It was only the movie “Persuasion” to be released on the Netflix platform for the controversy to take over the community of readers, especially readers, of the English writer Jane Austen (1775-1817). The TV, film and streaming critic of the American newspaper “New York Times”, Sarah Lyall, wrote a long article investigating the causes of many readers almost “fainting” in the face of the new adaptation of Austen’s sixth novel and others “abandon the game for good”. sofa” with disgust for the “freedoms” that gorge the filmic work.
Film critic Dana Stevens of Slate magazine showed no mercy to British director Carrie Cracknell when she claimed that the film “Persuasion” would not only be “the worst Austen adaptation, but one of the worst films in recent memory”.
In Brazil, the film seems to have pleased neither the Greeks (critics) nor the Trojans (viewers-readers of Jane Austen). Psychoanalyst, writer and literary critic Fabiane Secches stated, in a text published in “Folha de S. Paulo”, about the film: “it is a weak work, with bad decisions, which is very far from the quality of the original material”.
But why so much fuss over the adaptation of a work published in 1818, after the author’s death? First, Jane Austen’s readers form a community passionate about the author. “She is very kind. Her work is compared to a jewel”, said Adriana Sales, creator of the website Jane Austen Sociedade do Brasil, who from a reader became a researcher and translator of Austen’s work.
Professor of English language and its literature at Cefet-MG, Adriana mitigates the barrage of criticism of the film by stating that the adaptation is very welcome, mainly because it is a work with a high romantic charge and that brings up gender issues.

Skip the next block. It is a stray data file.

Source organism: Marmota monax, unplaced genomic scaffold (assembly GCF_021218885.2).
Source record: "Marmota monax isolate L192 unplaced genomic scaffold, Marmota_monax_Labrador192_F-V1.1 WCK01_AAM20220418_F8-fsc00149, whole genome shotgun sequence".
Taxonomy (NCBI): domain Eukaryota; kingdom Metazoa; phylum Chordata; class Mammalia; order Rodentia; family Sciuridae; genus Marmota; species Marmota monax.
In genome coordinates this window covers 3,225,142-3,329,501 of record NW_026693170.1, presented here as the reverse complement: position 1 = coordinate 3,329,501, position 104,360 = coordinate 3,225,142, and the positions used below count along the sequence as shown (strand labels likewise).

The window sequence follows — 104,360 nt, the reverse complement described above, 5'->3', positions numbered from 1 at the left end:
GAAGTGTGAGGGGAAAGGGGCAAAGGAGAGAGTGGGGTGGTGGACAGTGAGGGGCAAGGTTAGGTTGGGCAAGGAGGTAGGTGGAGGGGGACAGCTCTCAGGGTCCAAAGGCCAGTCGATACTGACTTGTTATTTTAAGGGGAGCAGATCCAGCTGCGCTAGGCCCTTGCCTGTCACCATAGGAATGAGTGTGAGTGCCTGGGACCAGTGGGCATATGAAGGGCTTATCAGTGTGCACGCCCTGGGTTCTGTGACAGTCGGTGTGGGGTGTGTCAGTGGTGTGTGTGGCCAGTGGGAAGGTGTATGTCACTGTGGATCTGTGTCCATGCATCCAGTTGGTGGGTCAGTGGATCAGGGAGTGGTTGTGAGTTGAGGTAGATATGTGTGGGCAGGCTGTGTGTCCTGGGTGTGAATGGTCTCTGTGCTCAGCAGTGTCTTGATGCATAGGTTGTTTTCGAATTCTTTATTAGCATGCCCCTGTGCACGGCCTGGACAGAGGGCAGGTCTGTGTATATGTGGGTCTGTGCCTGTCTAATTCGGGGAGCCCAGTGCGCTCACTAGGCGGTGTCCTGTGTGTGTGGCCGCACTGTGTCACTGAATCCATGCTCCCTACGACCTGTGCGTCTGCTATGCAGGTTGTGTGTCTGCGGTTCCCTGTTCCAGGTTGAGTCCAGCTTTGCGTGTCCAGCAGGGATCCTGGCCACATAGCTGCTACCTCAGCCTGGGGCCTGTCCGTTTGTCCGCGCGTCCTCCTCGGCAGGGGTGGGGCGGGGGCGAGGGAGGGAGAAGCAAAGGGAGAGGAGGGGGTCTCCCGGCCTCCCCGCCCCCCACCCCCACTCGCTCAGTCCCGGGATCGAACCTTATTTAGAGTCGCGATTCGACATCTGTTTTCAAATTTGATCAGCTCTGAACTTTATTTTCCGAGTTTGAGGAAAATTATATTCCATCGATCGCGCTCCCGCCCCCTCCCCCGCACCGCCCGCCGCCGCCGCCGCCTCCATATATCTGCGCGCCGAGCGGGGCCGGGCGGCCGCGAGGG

However, although he didn’t leave the couch, he saw some weaknesses in the translation of the book to the movie. Starting with the drama of the character Anne Elliot who, in the book, is a demure girl involved in intimate suffering for having refused the love of her life 8 years earlier. “This suffering is not portrayed, one cannot follow the pain of Anne Elliot”, analyzes the teacher, especially when Captain Frederick Wentworth returns to the village where Elliot still struggles with regret for having dismissed him.
Furthermore, the fourth wall controversy seems endless and has become one of the biggest points of contention among viewers of the adaptation. The feature in which the character speaks directly to the viewer via camera, according to Adriana Sales, is welcome and was positive, but at times it sounds very “forced”.
The Jane Austen specialist also claims that the actor Cosmo Jarvis chosen as the young lady’s romantic partner is handsome and sober, but “did not get into character”, which is much more intense. According to her, some licenses are even necessary for an adaptation in order to modernize the basic text.
However, having Dakota Johnson running while an off with her voice read the note left by Captain Wentworth, “was not the best alternative” for the update of the work, evaluates the expert. “The letter is a climax and the rush made the text lose its charm”, suggests Adriana, who praises the exchange of the book’s autumn and winter for the film’s spring and summer, which even allows for more scenes valuing the beautiful film photography.